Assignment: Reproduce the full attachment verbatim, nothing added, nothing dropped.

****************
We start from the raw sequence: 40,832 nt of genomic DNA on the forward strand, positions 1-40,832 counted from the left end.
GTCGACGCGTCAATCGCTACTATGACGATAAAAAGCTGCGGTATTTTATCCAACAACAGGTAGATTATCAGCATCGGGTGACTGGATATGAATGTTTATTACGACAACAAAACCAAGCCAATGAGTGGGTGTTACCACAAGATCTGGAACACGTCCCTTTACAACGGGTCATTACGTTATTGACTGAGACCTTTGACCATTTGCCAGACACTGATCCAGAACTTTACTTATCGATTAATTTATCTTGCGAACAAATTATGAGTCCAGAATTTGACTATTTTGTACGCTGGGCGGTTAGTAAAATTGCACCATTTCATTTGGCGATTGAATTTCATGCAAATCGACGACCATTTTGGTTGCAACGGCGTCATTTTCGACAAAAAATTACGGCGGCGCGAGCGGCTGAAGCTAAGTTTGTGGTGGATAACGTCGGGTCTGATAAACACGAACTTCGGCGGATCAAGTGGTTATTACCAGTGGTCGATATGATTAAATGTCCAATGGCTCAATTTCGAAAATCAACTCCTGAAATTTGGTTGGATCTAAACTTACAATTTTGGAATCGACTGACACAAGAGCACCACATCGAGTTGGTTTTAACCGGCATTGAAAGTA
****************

We start from the raw sequence: 40,832 nt of genomic DNA on the forward strand, positions 1-40,832 counted from the left end.
GTCGACGCGTCAATCGCTACTATGACGATAAAAAGCTGCGGTATTTTATCCAACAACAGGTAGATTATCAGCATCGGGTGACTGGATATGAATGTTTATTACGACAACAAAACCAAGCCAATGAGTGGGTGTTACCACAAGATCTGGAACACGTCCCTTTACAACGGGTCATTACGTTATTGACTGAGACCTTTGACCATTTGCCAGACACTGATCCAGAACTTTACTTATCGATTAATTTATCTTGCGAACAAATTATGAGTCCAGAATTTGACTATTTTGTACGCTGGGCGGTTAGTAAAATTGCACCATTTCATTTGGCGATTGAATTTCATGCAAATCGACGACCATTTTGGTTGCAACGGCGTCATTTTCGACAAAAAATTACGGCGGCGCGAGCGGCTGAAGCTAAGTTTGTGGTGGATAACGTCGGGTCTGATAAACACGAACTTCGGCGGATCAAGTGGTTATTACCAGTGGTCGATATGATTAAATGTCCAATGGCTCAATTTCGAAAATCAACTCCTGAAATTTGGTTGGATCTAAACTTACAATTTTGGAATCGACTGACACAAGAGCACCACATCGAGTTGGTTTTAACCGGCATTGAAAGTA